Six months into the trial, 83% of participants in the Triple Pill group were still receiving the combination pill. In the usual-care group, the majority of patients were still receiving only one blood pressure-lowering drug, with only one third receiving two or more drugs, despite half of this group still not achieving their blood pressure target. The TRIUMPH study showed that the Triple Pill strategy provided benefits to patients even if doctors and patients did not increase drug therapy when needed, as the consequences of such ‘therapeutic inertia’ were bypassed.

The study results were published in the Journal of the American Medical Association (JAMA) in August 2018.

Outcomes and Impact 

The World Heart Federation has set an ambitious goal that by 2025 there will be a 25% reduction in high blood pressure globally. The Triple Pill could be a low cost way of helping countries around the world to meet this target. It has great potential for lowering health system costs by reducing doctor visits, achieving better blood pressure control and by making the medication more convenient for patients to take.

This study has global relevance. While the most pressing need, from the perspective of the global burden of disease, is low- and middle-income countries, it is equally relevant in a country like Australia where we are still achieving only 40%-50% control rates for high blood pressure.

The research team is evaluating whether clinicians and patients would be likely to adopt the Triple Pill concept, alongside an economic evaluation to determine its cost effectiveness, which will be important for governments and other funders to consider. Further opportunities to implement the Triple Pill in a wider setting are also being explored in Sri Lanka.

The TRIUMPH study timeline

Date Event
2010 NHMRC Research Fellowship (Patel)
2012 NHMRC GACD Grant
2014 NHMRC Research Fellowship (Rodgers)
2014 NHMRC Program Grant
2015 NHMRC Research Fellowship (Patel)
2015 Study moved from India to Sri Lanka
2016 Study participants’ recruitment commenced
2017 NHMRC Early Career Fellowship (Webster)
2017 Recruitment completed (May)
2017 Study follow-up finished (Oct)
2018 NHMRC Research Fellowship (Patel)
2018 Results presented at American College of Cardiology (Mar)
2018 Results published in JAMA (Aug)
2019 NHMRC Research Fellowship (Rodgers)

Researcher Profiles 

Professor Anushka Patel 

Professor Patel is Chief Scientist at TGI, Professor of Medicine, UNSW Sydney and a cardiologist at Royal Prince Alfred Hospital in Sydney. She undertook her medical training at the University of Queensland, with postgraduate research degrees from Harvard University and the University of Sydney. As Chief Scientist, she has a key role in developing global strategic initiatives across TGI. Her personal research interests focus on innovative solutions for delivering affordable and effective cardiovascular care in the community and in acute care hospital settings. Professor Patel currently leads research projects in a number of countries including Australia, China and India. She is the TRIUMPH study Principal Investigator, and is supported by a Principal Research Fellowship from NHMRC.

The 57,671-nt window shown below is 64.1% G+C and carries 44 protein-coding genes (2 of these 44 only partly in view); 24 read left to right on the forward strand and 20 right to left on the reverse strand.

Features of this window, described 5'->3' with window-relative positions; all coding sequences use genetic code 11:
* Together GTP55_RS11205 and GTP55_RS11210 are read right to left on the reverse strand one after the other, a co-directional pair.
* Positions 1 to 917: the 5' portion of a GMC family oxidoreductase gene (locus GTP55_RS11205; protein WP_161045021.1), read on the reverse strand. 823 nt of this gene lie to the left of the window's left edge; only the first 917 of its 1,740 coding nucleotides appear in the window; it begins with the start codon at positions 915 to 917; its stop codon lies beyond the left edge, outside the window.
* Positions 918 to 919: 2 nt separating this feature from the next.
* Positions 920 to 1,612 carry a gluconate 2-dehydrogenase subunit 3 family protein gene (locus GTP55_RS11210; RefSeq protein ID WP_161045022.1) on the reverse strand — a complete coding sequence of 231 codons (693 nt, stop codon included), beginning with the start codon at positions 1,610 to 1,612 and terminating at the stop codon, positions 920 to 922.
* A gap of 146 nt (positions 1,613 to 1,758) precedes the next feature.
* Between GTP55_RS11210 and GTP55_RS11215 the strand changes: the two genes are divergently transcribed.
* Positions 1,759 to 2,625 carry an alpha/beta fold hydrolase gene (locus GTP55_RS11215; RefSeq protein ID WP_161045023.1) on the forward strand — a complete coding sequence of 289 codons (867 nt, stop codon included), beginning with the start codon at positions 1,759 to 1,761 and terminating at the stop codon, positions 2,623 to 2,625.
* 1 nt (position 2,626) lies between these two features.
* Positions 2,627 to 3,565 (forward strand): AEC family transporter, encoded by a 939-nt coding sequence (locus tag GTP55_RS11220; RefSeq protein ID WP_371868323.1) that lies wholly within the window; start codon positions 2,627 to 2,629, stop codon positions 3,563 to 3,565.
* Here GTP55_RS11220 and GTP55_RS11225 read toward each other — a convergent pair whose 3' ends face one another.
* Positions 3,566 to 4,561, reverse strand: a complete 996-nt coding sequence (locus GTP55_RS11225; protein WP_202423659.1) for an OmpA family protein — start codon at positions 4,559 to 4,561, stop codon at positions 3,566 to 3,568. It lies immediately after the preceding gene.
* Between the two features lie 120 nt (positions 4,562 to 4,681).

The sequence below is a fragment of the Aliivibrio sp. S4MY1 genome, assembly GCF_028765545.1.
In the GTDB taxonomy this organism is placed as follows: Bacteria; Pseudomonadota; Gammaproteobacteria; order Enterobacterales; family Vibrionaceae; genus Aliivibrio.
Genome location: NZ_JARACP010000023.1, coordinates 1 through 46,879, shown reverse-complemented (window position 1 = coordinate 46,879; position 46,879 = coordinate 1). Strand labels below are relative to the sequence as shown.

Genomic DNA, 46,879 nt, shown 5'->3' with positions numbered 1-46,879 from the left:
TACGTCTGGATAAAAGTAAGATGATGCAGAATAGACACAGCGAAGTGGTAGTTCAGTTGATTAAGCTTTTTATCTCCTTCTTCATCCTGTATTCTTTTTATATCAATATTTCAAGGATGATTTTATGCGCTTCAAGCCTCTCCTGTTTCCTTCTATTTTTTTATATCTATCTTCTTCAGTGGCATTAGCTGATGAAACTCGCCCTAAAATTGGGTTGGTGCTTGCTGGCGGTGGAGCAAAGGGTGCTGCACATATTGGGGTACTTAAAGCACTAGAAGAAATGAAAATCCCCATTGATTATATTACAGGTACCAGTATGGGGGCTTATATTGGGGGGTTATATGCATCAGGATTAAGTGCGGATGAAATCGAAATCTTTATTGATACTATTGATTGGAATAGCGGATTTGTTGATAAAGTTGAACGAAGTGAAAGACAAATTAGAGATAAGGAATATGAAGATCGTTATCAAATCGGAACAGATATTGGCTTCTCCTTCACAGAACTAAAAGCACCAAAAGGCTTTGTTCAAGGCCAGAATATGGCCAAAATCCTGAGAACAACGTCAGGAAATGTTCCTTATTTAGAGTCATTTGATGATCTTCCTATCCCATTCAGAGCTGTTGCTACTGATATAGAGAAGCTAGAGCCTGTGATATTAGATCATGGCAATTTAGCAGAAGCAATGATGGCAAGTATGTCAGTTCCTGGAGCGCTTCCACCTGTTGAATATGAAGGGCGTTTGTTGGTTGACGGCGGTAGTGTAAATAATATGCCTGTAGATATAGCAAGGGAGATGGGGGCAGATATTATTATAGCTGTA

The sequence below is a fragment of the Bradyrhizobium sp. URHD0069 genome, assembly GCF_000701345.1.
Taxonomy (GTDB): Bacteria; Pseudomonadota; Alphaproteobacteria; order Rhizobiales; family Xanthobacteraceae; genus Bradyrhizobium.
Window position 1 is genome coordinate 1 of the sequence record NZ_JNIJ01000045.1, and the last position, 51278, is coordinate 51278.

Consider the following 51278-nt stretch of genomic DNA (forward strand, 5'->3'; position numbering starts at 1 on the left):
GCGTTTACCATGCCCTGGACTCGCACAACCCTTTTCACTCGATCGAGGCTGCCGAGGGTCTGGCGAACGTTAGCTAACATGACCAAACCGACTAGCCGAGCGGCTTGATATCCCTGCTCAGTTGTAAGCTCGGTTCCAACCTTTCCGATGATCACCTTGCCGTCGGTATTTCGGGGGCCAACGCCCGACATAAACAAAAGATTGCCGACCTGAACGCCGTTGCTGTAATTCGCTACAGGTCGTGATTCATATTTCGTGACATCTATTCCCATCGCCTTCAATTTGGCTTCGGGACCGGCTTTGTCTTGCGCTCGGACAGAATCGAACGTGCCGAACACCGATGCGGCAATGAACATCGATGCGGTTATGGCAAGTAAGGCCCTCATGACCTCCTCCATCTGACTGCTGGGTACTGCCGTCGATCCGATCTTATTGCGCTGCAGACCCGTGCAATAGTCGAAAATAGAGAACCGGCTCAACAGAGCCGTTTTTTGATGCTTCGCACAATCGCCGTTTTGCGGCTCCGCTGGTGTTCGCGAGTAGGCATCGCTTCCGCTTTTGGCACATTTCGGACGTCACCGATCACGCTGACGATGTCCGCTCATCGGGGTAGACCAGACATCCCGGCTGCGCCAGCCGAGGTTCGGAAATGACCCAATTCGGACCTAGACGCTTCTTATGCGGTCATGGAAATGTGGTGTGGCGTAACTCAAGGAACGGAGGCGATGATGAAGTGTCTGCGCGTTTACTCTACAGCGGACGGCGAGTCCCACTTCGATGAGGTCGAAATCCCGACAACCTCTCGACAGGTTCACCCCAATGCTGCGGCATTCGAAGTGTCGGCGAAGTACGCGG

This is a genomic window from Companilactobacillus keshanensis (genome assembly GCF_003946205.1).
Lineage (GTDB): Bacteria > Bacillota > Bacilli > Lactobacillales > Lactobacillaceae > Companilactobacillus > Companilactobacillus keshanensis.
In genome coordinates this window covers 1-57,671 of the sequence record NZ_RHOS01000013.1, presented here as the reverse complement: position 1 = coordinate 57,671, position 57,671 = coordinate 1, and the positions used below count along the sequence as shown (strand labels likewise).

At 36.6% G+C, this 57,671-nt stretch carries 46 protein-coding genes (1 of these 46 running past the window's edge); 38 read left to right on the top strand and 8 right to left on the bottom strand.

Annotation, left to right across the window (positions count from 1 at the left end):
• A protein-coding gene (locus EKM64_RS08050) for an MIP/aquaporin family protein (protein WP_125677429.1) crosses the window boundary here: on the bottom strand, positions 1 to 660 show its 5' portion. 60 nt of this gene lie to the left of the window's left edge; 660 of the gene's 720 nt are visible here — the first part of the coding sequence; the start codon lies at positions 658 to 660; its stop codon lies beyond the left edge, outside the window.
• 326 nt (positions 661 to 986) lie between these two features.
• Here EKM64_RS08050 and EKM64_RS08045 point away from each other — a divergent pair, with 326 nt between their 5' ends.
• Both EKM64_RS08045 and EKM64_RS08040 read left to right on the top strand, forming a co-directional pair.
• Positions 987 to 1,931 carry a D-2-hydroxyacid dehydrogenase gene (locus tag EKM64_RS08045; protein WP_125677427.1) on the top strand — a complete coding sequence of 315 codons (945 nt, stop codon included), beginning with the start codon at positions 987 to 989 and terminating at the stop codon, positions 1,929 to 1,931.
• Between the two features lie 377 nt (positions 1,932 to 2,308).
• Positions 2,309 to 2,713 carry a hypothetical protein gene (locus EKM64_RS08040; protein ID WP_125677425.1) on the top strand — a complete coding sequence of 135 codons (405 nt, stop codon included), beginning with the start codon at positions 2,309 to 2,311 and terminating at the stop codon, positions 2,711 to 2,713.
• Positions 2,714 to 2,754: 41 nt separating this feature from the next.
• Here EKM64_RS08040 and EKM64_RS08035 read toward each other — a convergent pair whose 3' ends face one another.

Dr Ruth Webster 

Dr Webster is the TRIUMPH study’s Lead Author and Global Head of Medicine in George Health Technologies (GHT), a social enterprise of TGI. GHT aims to scale up effective digital health solutions to improve the diagnosis and management of chronic disease globally. Dr Webster is also the Head of Technical Transfer within TGI, with responsibility for ensuring smooth transfer of intellectual property generated by TGI’s researchers into the social enterprise arm for scale up. As a researcher, she has a particular interest in the development of novel strategies to bridge the evidence-practice gap in cardiovascular disease prevention. Dr Webster is actively involved in trials of various types of polypill strategies, as well as improving use of technology in Australian general practice.

Professor Anthony Rodgers 

Professor Rodgers is a Professorial Fellow at TGI with more than 25 years of experience in clinical trials, public-private partnerships and innovation. He was Principal Author of the 2002 World Health Report, the main annual publication of the World Health Organization. Professor Rodgers has also led developments of an affordable four-in-one cardiovascular combination pill (polypill). He led a clinical trial program in economically developed and developing countries, funded by NHMRC, the Welcome Trust, the European Union and others. Professor Rodgers also developed a world-first cell phone based smoking cessation programme for youth. The service has been rolled out by numerous Departments of Health and reached over 2 million users to date. He has been an integral member of the TRIUMPH study group.